On one level, today’s day of protests in Russia and especially Moscow followed a trajectory which by now is all terribly predictable. The speeches (now with added Gudkov). The rival estimates of turnout (14,000 in Moscow according to the police, maybe 100,000 by some oppositionists’ counts, but probably a maximum of a little under 25,000). The snide putdowns from the Kremlin spin-apparat (apparently Putin was too busy with important stuff like meeting Belarusian autocrat Lukashenka to follow the protests). Radical leftist Sergei Udaltsov’s arrest by the OMON (I suspect he’d be offended if he didn’t manage to get himself detained at such events). It would be easy to be blasé (I notice that it didn’t make the world news front pages of either BBC or NPR), or even to make a snap judgement that the protest movement was fizzling out.
However, my own snap judgement is that things have changed, and in some ways today’s March may signal some deeper developments:
1. The social dimension and the slow arrival of real politics: One of the obvious weaknesses of the opposition movement, at least when it tries to operate on the broad stage, has been its lack of any positive message. In part because many of its leaders are, frankly, political dilettantes, in part out of a desire not to break apart a still-fragile coalition, there has been a concentration on the simple, palatable but ultimately banal message of new, fair elections and “Russia without Putin.” There has been strikingly little about just how this Putin-free Russia would differ in essence and policy from the present model. Nor has there been any real attempt to create a policy platform able to reach out to the silent majority of Russians with practical grievances but little real sense that ousting Putin would resolve them. These protests saw the first steps towards addressing this issue, with social questions now being raised, even if that is a long way from actually formulating concrete policies in response. A first step only, but an important one.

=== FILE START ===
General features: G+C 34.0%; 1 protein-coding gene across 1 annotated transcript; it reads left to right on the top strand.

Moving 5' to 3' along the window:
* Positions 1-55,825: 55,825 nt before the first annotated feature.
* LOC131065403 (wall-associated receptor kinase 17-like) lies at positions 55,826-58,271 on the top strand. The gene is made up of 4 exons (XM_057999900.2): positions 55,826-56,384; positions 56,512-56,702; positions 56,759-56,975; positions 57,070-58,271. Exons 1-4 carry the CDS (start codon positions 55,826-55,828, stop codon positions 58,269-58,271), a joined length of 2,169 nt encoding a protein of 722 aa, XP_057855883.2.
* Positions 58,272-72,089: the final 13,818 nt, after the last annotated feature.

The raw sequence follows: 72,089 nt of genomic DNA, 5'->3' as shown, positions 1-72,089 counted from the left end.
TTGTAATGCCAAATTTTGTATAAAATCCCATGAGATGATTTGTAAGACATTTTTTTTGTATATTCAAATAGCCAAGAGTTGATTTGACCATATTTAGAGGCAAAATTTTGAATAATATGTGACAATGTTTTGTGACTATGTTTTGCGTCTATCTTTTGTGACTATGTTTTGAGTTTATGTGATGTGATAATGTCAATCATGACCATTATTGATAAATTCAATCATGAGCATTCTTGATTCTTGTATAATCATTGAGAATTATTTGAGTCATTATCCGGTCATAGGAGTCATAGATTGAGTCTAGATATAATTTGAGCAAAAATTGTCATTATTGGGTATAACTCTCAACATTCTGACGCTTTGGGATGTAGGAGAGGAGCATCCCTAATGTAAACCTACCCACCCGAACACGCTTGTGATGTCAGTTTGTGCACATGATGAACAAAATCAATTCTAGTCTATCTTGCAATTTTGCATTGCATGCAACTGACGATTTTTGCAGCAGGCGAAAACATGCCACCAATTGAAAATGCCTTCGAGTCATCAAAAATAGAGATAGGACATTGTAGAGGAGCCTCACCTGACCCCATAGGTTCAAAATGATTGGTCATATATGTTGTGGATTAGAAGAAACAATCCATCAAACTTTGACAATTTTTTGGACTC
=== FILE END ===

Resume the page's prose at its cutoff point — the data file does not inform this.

2. The leftist turn? Friday’s Power Vertical podcast focused on the possibilities for leftist movements to capitalize on this (although neither Brian Whitmore nor Kirill Kobrin seemed especially sanguine), but it is noteworthy that the Communist Party played a role in this march. In the main, it is hard to see the KPRF as communist, even in the Soviet sense of the word, but while most of its leaders seem to have become used to comfortable lives as the mock opposition, there are members who genuinely believe in greater social justice and other leftist values; after all, placards at the march called for free medical care and the like. As Zyuganov and co. seek to assuage them without rocking the boat excessively, they nonetheless find themselves forced to offer some support to the genuine opposition. This may be important in the future as the KPRF has a political machine of which the protesters can only dream. If even part of the KPRF become connected to the protest movement in a meaningful way — perhaps through Udaltsov — then this will represent a significant practical advantage.